Advocating the Importance of RSV Prevention for infants, children and adults 65+

RSV (Respiratory Syncytial Virus) poses a significant burden to healthcare systems, primarily due to hospitalizations and medical interventions for severe cases. Prevention strategies are crucial, especially for vulnerable groups. For children, monoclonal antibodies can be effective in preventing severe RSV disease. Maternal vaccination is another strategy, which helps in transferring protective antibodies to the fetus, offering newborns some level of immunity. Additionally, vaccinating older adults (65+) can reduce the incidence of severe respiratory complications. These strategies protect high-risk groups and alleviate the strain on healthcare resources.

Prevention against RSV (Respiratory Syncytial Virus) is important because it:

  • Protects Vulnerable Populations: Especially infants, young children, and older adults, who are at higher risk of severe RSV infections.
  • Prevents Severe Respiratory Illnesses: Reducing the incidence of serious conditions like bronchiolitis and pneumonia.
  • Reduces Hospitalizations: Lowering the number of hospital admissions, particularly during RSV seasons.
  • Alleviates Healthcare System Strain: Managing healthcare resources more efficiently by reducing severe cases.
  • Reduction in Antibiotic Use: Preventing bacterial superinfections that can arise from RSV, thereby decreasing the reliance on antibiotics.

Vaccinating adults aged 65 and older against RSV:

  • Higher Risk of Severe Disease: This age group is more susceptible to developing severe respiratory complications from RSV.
  • Weakened Immune Systems: Older adults often have weaker immune responses, making them more vulnerable to infections.
  • Reduction in Hospitalizations: Vaccination can significantly reduce the number of hospital admissions due to RSV-related complications in this age group.
  • Overall Health Protection: Preventing RSV infections can help maintain the general health and well-being of the elderly population.

Maternal vaccination against RSV:

  • It can provide passive immunity to newborns, offering protection in their early, vulnerable months.
  • Newborns and young infants are at high risk for severe RSV infections, and maternal antibodies can help reduce this risk.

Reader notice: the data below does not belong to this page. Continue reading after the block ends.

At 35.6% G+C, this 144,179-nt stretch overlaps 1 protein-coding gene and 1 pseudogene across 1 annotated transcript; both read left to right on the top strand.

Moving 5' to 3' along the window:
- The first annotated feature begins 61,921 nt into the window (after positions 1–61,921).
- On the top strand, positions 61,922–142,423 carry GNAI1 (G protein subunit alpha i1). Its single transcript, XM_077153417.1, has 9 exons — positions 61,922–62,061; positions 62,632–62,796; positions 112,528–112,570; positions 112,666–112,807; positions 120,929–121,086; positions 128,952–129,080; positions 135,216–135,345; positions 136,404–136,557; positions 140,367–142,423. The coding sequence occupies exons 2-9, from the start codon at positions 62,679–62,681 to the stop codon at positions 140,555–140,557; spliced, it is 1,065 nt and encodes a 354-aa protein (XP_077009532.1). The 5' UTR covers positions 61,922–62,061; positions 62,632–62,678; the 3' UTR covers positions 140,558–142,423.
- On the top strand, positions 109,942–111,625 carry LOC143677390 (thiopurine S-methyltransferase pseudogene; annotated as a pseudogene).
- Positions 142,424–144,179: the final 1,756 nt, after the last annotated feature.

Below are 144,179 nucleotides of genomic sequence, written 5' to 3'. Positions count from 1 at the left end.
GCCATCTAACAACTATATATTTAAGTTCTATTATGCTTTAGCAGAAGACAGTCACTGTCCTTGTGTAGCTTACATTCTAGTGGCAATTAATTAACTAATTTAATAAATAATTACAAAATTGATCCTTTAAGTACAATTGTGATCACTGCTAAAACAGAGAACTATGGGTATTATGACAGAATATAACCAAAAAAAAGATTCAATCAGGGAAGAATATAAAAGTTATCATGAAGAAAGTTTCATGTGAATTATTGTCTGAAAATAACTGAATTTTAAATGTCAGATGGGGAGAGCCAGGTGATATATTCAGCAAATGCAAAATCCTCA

• Protecting infants through maternal vaccination can decrease hospitalizations and complications associated with RSV in this age group.

Preventing RSV infections in infants:

  • Targeted Protection: Monoclonal antibodies provide specific protection against RSV for infants who are at high risk.
  • Bridging Immunity: They offer immediate immunity for newborns and young infants who are too young for vaccines.
  • Reducing Severe Outcomes: This approach can significantly reduce the risk of severe respiratory complications associated with RSV in infants.

Implementing a vaccination strategy for RSV infections faces several challenges:

  • Public Awareness: There's a need to increase awareness about RSV and the benefits of vaccination.
  • Access and Distribution: Ensuring the prevention tools (monoclonal antibodies and vaccines) are accessible to all who need them, especially in resource-limited settings.
  • Vaccine Hesitancy: Overcoming reluctance or refusal to vaccinate due to misinformation or lack of understanding.
  • Integration into Existing Schedules: Coordinating RSV vaccination with other routine immunizations, especially in infants and the elderly.
  • Monitoring and Surveillance: Keeping track of RSV strains to ensure vaccine effectiveness and adapt strategies as needed.

Members and Participating Organisations

Sir Terence Stephenson, Honorary Consultant & Nuffield Professor of Child Health, UCL GOS Institute of Child Health(UK) ● Lieke Sanders (Institute of Public health and the Environment, Netherlands) Francisco Ribeiro Mourao (European Junior Doctors) ● Simon Nadel (Imperial College Healthcare NHS Trust) ● Susanna Esposito (World Association for Infectious Diseases and Immunological Disorders) ● Eugenio Baraldi (Respiratory Syncytial Virus Network) ● Irena Bralic (University of Split) ● Chloe Lebbos (European Pharmaceutical Students' Association) ● Conall Watson (UK Health Security Agency) ● Elizabeth Adams (European Federation of Nurses Associations) ● Francisco Gimenez-Sanchez (Balmis Institute of Vaccines) ● Mihai Craiu (Carol Davila University of Medicine, Romania)  ● Ber Oomen (European Specialist Nurses Organisation) ● Roy Philip (University Maternity Hospital Limerick) ● George Syrogiannopoulos (University of Thessaly) Anne Teirlinck (RIVM - Centre for Infectious Disease Control,​ Netherlands) Francois Angoulvant ​(Centre Hospitalier Universitaire Vaudois​, ​Switzerland) Lies Kriek (ReSViNET Foundation, RSV Patient Network, Patient Advisory Board​)​ Brenda Wyninga​ (RSV Patient Network - Patient Advisory Board​)​ George Valiotis​ (​European Health Management Association EHMA) Jonne Terstappen​ ​​(Wilhelmina Children’s Hospital, Utrecht​, Netherlands)​ Daniel Bausch​ (Global Health Security, FIND Switzerland​ - ​London School of Hygiene & Tropical Medicine, ​United Kingdom)• Catherine Weil-Olivier (Paris VII University) ● Timo Vesikari (Nordic Research Network) ● Jane Barratt (International Federation on Ageing - IFA) ● Roy Philip (University Maternity Hospital Limerick GEMS, Ireland) ● Alison Maassen (EuroHealthNet) ● Daniel Bausch (UK Public Health Rapid Support, London School of Hygiene & Tropical Medicine





Action Plans and Reports

Based on all the work and collaboration between the Working Groups in the Expert mapping surveys and the Working Group Meetings organised each year, the reports include Observations, Challenges, Strategies and Suggested Campaigns/Actions for each barrier or observation. Working alongside partners and supporters, we will tackle as many areas as possible and conduct as many proposed actions to overcome barriers to vaccination uptake.